Screen time and health issues in Chinese school-aged children and adolescents: a systematic review and meta-analysis

Author: Zhang Y, Tian S, Zou D, Zhang H, Pan C.

Geographical coverage: China

Sector: Burden of disease

Sub-sector: Epidemiology

Equity focus: Children.

Study population: Chinese children aged 6 to 18 years.

Review type: Other review

Quantitative synthesis method: Meta-analysis

Qualitative synthesis method: Not applicable

Background: Many literature reviews document relationships between screen time and child health (with screen time of 2 hours+ per day being associated with negative health impacts), but they only include a few studies conducted in Chinese children and adolescents.

Objectives: To evaluate relationships between screen time and health issues among Chinese school-aged children and adolescents.

Main findings:

In summary, the review found that 59.2% of articles focused on myopia reported a negative association with screen time – although the evidence overall was mixed and of moderate quality.

Authors included 252 articles reporting 268 studies with unique samples in the review. These studies investigated relationships between screen time and health issues of adiposity, myopia, psycho-behavioural problems, poor academic performance, cardiometabolic disease risks, sleep disorder, poor physical fitness, musculoskeletal injury, sub-health, and miscellaneous issues of height and pubertal growth, injury, sick leave and respiratory symptoms. The pooled odds ratio from 19 studies comparing health risks with the screen time cut-off of 2 hours per day was 1.40. The pooled effect size was 1.29 after trimming seven studies for publication bias adjustments.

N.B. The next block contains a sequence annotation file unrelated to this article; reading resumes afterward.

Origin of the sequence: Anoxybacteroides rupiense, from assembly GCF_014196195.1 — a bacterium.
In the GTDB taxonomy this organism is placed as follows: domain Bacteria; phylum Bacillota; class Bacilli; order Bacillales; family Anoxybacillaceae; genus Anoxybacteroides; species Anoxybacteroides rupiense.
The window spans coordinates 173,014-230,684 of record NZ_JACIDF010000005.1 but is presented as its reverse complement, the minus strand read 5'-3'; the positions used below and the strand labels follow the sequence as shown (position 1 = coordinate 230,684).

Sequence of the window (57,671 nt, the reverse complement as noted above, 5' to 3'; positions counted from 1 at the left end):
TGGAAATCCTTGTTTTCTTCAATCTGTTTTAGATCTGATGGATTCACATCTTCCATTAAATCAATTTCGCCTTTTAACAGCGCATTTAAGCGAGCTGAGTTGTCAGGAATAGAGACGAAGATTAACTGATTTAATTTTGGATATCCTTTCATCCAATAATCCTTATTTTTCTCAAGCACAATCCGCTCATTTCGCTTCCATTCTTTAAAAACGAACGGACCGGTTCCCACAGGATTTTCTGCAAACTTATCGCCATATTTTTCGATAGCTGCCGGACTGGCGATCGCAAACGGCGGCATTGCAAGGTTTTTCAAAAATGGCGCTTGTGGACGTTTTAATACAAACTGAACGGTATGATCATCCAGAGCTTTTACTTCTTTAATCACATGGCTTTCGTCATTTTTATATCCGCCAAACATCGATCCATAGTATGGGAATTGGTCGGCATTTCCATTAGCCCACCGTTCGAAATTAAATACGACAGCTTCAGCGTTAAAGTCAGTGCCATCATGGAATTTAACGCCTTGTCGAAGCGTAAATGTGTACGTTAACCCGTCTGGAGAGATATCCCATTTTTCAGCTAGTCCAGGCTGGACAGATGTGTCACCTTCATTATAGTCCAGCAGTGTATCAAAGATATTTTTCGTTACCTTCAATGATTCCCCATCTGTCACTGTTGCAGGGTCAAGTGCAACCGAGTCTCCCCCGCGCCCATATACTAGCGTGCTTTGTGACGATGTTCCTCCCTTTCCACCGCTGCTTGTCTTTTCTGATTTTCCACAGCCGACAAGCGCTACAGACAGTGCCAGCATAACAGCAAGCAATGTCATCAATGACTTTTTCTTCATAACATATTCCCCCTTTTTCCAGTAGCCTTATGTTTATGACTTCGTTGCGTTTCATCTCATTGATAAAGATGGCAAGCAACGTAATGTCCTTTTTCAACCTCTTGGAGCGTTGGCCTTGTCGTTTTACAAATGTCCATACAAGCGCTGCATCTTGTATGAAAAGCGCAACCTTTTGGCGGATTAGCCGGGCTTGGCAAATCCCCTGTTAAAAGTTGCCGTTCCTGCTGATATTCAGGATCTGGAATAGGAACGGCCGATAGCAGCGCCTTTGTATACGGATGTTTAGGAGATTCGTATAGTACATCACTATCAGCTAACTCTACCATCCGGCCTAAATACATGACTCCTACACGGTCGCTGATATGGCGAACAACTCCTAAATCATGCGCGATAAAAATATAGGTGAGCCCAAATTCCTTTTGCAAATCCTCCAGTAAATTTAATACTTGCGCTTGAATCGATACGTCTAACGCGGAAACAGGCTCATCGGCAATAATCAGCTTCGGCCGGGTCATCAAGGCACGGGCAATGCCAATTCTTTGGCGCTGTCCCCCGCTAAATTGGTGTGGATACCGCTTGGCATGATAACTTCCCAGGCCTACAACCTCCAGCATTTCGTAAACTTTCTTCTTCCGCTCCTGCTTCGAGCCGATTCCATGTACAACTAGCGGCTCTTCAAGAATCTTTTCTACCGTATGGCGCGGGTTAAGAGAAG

Out of 76 articles that focused on myopia, 28.4% were included in the study. These comprised nine high-quality studies, 44 of moderate quality, and 23 of low quality. A negative correlation with screen time was reported in 59.2% of the myopia-focused articles. Mixed evidence: Most studies indicated positive relationships, but null and inconsistent results were observed in all three cohort studies and several cross-sectional studies. Interestingly, one study found an inverse relationship, possibly because parents of myopic children tend to limit their screen time to prevent myopia progression. This reciprocal relationship between the diagnosis and management of myopia, which involves screen time restriction, complicates the investigation of causal relationships.

Policy-relevant findings were not stated explicitly by the review authors, although the review has implications for the standard guidance of children having less than 2 hours of recreational screen time per day (in terms of showing evidence of negative health impacts).

Overall, future studies need to investigate health-specific dose effects and mechanisms of screen time. In terms of myopia specifically, the current level of evidence needs to be strengthened with more robust findings from cohort and experimental studies.